Industry analysts have predicted the FDA may approve the Sapien device as early as late fall 2011, at least for surgery-ineligible patients. The device is already CE Mark–approved in Europe and on the market in other countries worldwide. A US randomized clinical trial of the CoreValve (Medtronic) device--the other major transcatheter valve in clinical testing in the US and approved in Europe--now has 35 sites "activated." As excitement mounts in the US, Mack has one more reminder for physicians.

"What we have learned through this trial is that there are clearly patients who are not candidates for surgery now who can be helped by this, but we've also learned that there is a ceiling to this, and not everybody is a candidate for transcatheter-valve therapy. I think we have found through both trials, A and B, that there were patients that we enrolled early on that we would not enroll today, because they were too old, too frail, or too debilitated, and they can't even withstand a transcatheter procedure."

He continued: "I also think that, as great as the results for cohort B were, and as great as these results are from cohort A, you still have a therapy in which between 25% to 35% of patients are dead at one year. So you have to ask, is that an appropriate use of expensive technology?"

Going forward, says Mack, surgeons and interventionalists, in collaboration, need to do a better job of recognizing when comorbid diseases are too advanced.

"We really need to be more selective about who we think has the greatest chance of surviving one, two, three, and five years out. I would be disappointed if, in the next series, the one-year survival doesn't climb up to 80%, 85%, and 90%."

It should do that, he notes, as lower-risk populations are treated. "If you look at the one-year survival of all patients undergoing valve-replacement surgery in the US today, it's 93%. So I think that's the target to aim for."

During the morning press conference, several of the experts assembled, including Smith, stressed the need for the multidisciplinary "heart-team" approach in deciding on what procedure was best for each patient. Dr Murat Tuzcu (Cleveland Clinic, OH) warned that, assuming the device is approved, "if we don't take note of how we collaborated in this trial, we won't get as good results."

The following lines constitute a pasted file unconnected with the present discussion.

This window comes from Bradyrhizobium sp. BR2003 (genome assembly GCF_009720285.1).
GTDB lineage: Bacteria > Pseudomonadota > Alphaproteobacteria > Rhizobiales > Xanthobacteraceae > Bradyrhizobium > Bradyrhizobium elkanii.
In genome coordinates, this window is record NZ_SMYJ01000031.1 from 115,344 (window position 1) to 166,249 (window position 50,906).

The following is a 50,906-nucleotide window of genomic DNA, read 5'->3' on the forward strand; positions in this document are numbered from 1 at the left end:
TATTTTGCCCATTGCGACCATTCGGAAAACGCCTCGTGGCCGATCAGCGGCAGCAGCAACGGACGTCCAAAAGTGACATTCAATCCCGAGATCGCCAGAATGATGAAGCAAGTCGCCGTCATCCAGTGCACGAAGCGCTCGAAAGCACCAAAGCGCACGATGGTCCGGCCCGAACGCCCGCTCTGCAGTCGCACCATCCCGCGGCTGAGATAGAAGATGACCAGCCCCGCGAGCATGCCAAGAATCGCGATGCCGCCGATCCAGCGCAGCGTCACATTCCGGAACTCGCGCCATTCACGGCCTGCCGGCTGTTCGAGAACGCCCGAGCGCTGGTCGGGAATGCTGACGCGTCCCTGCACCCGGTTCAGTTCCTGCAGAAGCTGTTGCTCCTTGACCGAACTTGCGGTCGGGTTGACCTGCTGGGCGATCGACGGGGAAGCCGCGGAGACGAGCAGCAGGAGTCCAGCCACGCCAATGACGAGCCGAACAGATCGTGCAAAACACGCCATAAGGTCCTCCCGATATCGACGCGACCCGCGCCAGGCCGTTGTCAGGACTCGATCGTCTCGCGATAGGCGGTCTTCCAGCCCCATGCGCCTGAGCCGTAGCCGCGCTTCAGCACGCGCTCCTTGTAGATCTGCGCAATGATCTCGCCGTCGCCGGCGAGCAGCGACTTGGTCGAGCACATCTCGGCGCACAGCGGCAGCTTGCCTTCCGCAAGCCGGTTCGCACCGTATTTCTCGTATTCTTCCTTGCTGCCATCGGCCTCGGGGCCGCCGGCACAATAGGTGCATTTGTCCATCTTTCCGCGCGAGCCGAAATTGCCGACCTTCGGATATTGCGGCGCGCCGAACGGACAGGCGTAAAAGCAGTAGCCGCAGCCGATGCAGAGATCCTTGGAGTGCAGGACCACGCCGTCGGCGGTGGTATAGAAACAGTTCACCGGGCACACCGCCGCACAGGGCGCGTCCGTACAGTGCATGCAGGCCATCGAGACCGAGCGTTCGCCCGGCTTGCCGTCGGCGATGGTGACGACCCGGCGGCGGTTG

Others noted that patients "never want surgery," underscoring the need for physicians to thoroughly and "honestly" convey the true known risks and benefits of each procedure to patients--many of whom will want a less invasive procedure.

Cohort B and a Publication Scuffle

In the PARTNER cohort B comparison, the relative risk reduction in all-cause mortality was 46% compared with medical therapy (a 20% absolute difference), and cardiovascular mortality risk was reduced by 61% compared with patients receiving the best medical care, including balloon valvuloplasty. Risk of a composite end point of dying or needing repeat hospitalization was also lower in TAVI-treated patients. In that arm of the trial, the risk of stroke and of vascular complications was higher in the TAVI group.

In a controversy that still rankles, the PARTNER cohort B investigators had agreed to simultaneously publication of their results in the New England Journal of Medicine when the presentation was made at TCT on a Thursday morning. Inexplicably, the journal released them early online on Wednesday evening.

Speaking with heartwire , co–principal investigator for PARTNER, Dr Martin Leon (Columbia University), said that the cohort A results were not simultaneously published publication "by intention."

"One of the reasons we did that was that when we worked so hard to get [cohort B] published simultaneously, it was prereleased, and it took a lot of the shine out of the presentation and was frustrating for us, and we could not convince the journal to hold off on that. So it was such stress for everybody, having data that were potentially being exposed, that I think we wanted to reduce the stress level. So it has been submitted to the NEJM but will not be presented and published simultaneously."